The Buddha observed that, somewhat improbably, when we give, the spiritual consequence is freedom from want, is sufficiency. In giving, we are aligning ourselves with the basic fact of impermanence and also with this other somewhat mysterious thing of giving and receiving: we are in harmony with the deep cycle of which breathing is one basic example, we are in harmony with the basic compassion of existence itself. When we give, we are opening ourselves to the basic giving and receiving of life itself.
Being somewhat fearful and weak creatures, we humans tend to emphasize the getting side of this equation. If we take a minute and reflect on where that has gotten us, both individually and collectively, we will, I think, find that it has had limited success, eh?
What we can do to gradually change our emphasis, is to find small practical and realistic ways to make a practice of giving in our lives: a kind word here, a dollar or so or some food to someone in need there, and see what the consequences of these acts are?
Because this area of life has to take into account our tendency to be distorted by greed, I find it helpful to think about the practice of contentment in conjunction with Dana. The practice of contentment is our way of acknowledging and accepting the limited and finite nature of things in the world. If I give away a part of my lunch, realistically and practically, I am going to have less lunch. I can accept that and make part of my offering my own practice of being content with less food for myself.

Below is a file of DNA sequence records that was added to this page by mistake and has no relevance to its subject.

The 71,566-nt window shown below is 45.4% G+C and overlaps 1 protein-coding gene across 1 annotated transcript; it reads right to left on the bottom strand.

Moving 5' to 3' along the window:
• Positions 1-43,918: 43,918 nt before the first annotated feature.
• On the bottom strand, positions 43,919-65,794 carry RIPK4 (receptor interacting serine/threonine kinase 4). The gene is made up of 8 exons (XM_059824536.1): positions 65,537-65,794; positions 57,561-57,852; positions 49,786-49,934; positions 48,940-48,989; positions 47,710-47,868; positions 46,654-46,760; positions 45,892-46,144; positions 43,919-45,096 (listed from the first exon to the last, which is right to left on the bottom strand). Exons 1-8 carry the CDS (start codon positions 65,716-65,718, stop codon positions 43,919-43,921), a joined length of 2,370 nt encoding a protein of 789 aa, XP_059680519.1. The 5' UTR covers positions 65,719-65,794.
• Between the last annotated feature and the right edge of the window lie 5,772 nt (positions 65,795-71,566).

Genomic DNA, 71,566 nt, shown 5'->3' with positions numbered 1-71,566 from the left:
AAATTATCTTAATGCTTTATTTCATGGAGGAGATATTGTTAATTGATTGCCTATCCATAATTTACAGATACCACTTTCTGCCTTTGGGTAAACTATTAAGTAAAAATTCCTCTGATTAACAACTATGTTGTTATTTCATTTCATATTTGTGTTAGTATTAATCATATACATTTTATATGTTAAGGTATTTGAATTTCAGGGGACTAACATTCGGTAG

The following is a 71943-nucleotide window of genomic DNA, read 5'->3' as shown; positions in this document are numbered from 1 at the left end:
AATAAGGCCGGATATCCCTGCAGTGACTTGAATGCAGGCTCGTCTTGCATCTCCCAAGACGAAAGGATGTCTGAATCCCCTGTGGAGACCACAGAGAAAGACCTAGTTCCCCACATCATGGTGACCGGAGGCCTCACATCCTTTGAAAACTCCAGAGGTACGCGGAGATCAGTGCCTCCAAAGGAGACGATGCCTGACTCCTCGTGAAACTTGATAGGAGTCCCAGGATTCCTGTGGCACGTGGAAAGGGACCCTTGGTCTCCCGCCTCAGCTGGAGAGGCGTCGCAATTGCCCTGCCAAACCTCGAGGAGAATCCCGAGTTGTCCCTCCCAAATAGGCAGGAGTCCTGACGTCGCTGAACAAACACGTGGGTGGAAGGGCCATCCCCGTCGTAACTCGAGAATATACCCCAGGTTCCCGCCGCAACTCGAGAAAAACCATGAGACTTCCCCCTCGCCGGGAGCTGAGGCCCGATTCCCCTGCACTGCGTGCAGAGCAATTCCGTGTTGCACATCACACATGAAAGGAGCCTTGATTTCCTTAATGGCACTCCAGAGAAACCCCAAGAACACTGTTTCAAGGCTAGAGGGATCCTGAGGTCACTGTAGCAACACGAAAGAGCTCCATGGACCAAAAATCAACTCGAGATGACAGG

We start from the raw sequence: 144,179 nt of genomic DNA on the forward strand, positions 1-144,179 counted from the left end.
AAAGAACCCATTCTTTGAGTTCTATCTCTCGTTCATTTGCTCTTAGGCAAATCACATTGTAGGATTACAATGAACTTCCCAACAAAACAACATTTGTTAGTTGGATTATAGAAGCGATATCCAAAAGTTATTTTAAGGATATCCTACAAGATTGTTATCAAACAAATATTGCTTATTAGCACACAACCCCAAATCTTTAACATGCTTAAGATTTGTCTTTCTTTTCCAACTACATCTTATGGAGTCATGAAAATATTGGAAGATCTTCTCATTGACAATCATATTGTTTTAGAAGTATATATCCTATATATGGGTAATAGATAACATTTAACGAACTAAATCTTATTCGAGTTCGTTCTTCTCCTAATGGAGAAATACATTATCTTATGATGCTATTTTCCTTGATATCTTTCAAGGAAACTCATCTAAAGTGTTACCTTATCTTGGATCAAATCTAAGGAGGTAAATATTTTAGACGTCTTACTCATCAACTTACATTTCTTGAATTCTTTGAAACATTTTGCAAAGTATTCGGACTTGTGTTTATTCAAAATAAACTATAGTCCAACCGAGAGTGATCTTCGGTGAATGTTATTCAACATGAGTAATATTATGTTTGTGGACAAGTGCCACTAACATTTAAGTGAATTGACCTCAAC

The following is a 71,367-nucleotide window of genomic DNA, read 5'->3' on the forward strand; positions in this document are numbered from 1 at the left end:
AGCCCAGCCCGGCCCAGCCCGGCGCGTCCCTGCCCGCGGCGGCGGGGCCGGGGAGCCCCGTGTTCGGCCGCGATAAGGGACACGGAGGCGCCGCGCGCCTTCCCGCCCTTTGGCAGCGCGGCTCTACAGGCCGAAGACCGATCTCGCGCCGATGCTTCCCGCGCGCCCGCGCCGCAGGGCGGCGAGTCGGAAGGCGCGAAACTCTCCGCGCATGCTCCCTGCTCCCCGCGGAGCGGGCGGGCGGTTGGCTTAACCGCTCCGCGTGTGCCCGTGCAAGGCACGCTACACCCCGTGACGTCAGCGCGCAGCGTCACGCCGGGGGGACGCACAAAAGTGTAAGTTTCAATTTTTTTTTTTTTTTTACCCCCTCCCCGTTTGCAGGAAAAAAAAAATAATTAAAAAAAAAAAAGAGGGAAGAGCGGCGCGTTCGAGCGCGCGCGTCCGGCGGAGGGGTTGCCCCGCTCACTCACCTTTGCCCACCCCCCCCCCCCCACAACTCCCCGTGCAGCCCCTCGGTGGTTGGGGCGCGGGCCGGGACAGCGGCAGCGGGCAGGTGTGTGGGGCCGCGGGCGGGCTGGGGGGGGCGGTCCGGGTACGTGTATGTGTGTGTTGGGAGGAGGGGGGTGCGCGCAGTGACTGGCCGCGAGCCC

I am not suggesting that we starve ourselves or that we forsake our responsibilities (sometimes it may be that it is unwise to give away part of your lunch) but I often know for myself when I can do with less than I want, and I am willing to explore the line of what I actually need.
Interestingly, love is a thing that is not limited or finite or transient, although our experience of it can be transient, especially when we limit our conception of its source to one or two people. When we feel unloved, we can always give love (that kind word?).
When we give of ourselves it can be that we are giving up a bit of greed and this is how giving can address our feelings of fear. Fear and desire share a root and when we let go of one, it helps to lessen the other.
As I have mentioned, my mind tends to get all caught up with concerns about whether others will like me. As a consequence, I can enter an interaction with another person with an unintended, even if palpable, sense of wanting something from them (approval, liking, acceptance?). This can negatively affect the interaction and just be a nuisance for the other person in question. I have found that if I can think ahead of time “how can I enter this interaction with the intention of giving to this person” it can make a big difference. I often don’t have in mind any particular offering, it is more the attitude of mind, and the main offering is training myself to interact with people without wanting something from them. This training is an offering of its own.